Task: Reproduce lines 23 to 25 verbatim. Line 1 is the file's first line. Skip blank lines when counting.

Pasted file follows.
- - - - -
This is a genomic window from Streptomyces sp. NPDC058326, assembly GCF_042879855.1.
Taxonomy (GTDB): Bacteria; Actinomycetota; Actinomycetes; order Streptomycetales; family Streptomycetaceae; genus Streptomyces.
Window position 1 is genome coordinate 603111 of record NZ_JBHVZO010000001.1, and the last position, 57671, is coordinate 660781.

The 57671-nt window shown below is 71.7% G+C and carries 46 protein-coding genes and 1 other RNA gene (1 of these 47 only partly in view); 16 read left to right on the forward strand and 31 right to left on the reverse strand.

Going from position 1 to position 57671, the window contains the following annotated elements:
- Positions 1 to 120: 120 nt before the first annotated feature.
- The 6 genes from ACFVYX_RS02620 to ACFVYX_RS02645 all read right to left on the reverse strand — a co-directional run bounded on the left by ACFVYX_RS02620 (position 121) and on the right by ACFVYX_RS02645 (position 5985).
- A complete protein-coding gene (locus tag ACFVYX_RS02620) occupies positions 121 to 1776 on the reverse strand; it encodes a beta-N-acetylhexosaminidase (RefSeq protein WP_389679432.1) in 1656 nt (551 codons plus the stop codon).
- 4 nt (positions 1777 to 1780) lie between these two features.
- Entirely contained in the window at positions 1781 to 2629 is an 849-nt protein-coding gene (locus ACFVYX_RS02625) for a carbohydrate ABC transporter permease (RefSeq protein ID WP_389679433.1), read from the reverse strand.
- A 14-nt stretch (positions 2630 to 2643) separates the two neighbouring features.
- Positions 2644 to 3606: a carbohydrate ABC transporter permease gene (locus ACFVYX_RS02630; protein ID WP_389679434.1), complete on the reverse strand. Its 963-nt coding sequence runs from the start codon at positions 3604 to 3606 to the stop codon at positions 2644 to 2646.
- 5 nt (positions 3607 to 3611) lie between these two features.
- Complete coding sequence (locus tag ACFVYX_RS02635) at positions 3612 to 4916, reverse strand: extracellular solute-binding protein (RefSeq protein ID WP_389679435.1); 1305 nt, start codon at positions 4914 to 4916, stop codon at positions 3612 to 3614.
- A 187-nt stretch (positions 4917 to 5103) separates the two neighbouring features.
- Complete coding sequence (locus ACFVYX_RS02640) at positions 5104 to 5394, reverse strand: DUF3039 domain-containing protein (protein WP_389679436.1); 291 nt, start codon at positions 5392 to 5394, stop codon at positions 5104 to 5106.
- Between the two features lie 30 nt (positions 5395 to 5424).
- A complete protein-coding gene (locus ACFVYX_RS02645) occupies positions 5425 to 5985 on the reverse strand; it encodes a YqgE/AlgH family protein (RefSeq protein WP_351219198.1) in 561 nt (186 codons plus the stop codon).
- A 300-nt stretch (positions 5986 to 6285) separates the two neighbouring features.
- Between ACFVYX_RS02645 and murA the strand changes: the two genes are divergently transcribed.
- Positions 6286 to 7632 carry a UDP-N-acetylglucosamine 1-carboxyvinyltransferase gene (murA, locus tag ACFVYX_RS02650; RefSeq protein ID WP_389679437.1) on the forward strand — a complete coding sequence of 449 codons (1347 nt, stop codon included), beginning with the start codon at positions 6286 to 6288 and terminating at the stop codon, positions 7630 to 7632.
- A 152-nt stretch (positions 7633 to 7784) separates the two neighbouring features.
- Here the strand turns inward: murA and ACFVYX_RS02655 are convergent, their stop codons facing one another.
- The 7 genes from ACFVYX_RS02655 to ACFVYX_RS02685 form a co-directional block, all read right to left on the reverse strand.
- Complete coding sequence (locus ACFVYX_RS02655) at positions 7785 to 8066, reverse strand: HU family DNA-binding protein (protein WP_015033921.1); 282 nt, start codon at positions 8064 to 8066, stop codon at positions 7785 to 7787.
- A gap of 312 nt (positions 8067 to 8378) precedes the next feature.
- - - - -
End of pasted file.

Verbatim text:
- Here the strand turns inward: murA and ACFVYX_RS02655 are convergent, their stop codons facing one another.
- The 7 genes from ACFVYX_RS02655 to ACFVYX_RS02685 form a co-directional block, all read right to left on the reverse strand.
- Complete coding sequence (locus ACFVYX_RS02655) at positions 7785 to 8066, reverse strand: HU family DNA-binding protein (protein WP_015033921.1); 282 nt, start codon at positions 8064 to 8066, stop codon at positions 7785 to 7787.